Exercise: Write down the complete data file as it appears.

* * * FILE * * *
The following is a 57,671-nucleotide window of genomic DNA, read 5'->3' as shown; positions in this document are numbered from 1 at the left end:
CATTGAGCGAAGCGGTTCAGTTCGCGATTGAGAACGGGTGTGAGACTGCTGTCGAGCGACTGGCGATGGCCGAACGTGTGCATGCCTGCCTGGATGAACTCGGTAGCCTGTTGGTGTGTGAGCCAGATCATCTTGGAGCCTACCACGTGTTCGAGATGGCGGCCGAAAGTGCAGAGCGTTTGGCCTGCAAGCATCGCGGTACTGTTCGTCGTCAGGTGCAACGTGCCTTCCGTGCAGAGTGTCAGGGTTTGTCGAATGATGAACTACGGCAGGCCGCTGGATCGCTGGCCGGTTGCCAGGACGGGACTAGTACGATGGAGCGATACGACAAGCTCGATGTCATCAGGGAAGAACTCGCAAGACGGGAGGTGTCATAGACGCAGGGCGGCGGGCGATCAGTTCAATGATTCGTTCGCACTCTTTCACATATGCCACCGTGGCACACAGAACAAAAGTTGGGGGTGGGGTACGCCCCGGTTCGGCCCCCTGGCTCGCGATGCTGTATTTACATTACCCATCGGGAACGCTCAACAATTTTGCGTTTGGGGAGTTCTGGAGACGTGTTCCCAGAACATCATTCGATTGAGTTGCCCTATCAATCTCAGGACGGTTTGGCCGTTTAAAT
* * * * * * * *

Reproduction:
The following is a 57,671-nucleotide window of genomic DNA, read 5'->3' as shown; positions in this document are numbered from 1 at the left end:
CATTGAGCGAAGCGGTTCAGTTCGCGATTGAGAACGGGTGTGAGACTGCTGTCGAGCGACTGGCGATGGCCGAACGTGTGCATGCCTGCCTGGATGAACTCGGTAGCCTGTTGGTGTGTGAGCCAGATCATCTTGGAGCCTACCACGTGTTCGAGATGGCGGCCGAAAGTGCAGAGCGTTTGGCCTGCAAGCATCGCGGTACTGTTCGTCGTCAGGTGCAACGTGCCTTCCGTGCAGAGTGTCAGGGTTTGTCGAATGATGAACTACGGCAGGCCGCTGGATCGCTGGCCGGTTGCCAGGACGGGACTAGTACGATGGAGCGATACGACAAGCTCGATGTCATCAGGGAAGAACTCGCAAGACGGGAGGTGTCATAGACGCAGGGCGGCGGGCGATCAGTTCAATGATTCGTTCGCACTCTTTCACATATGCCACCGTGGCACACAGAACAAAAGTTGGGGGTGGGGTACGCCCCGGTTCGGCCCCCTGGCTCGCGATGCTGTATTTACATTACCCATCGGGAACGCTCAACAATTTTGCGTTTGGGGAGTTCTGGAGACGTGTTCCCAGAACATCATTCGATTGAGTTGCCCTATCAATCTCAGGACGGTTTGGCCGTTTAAAT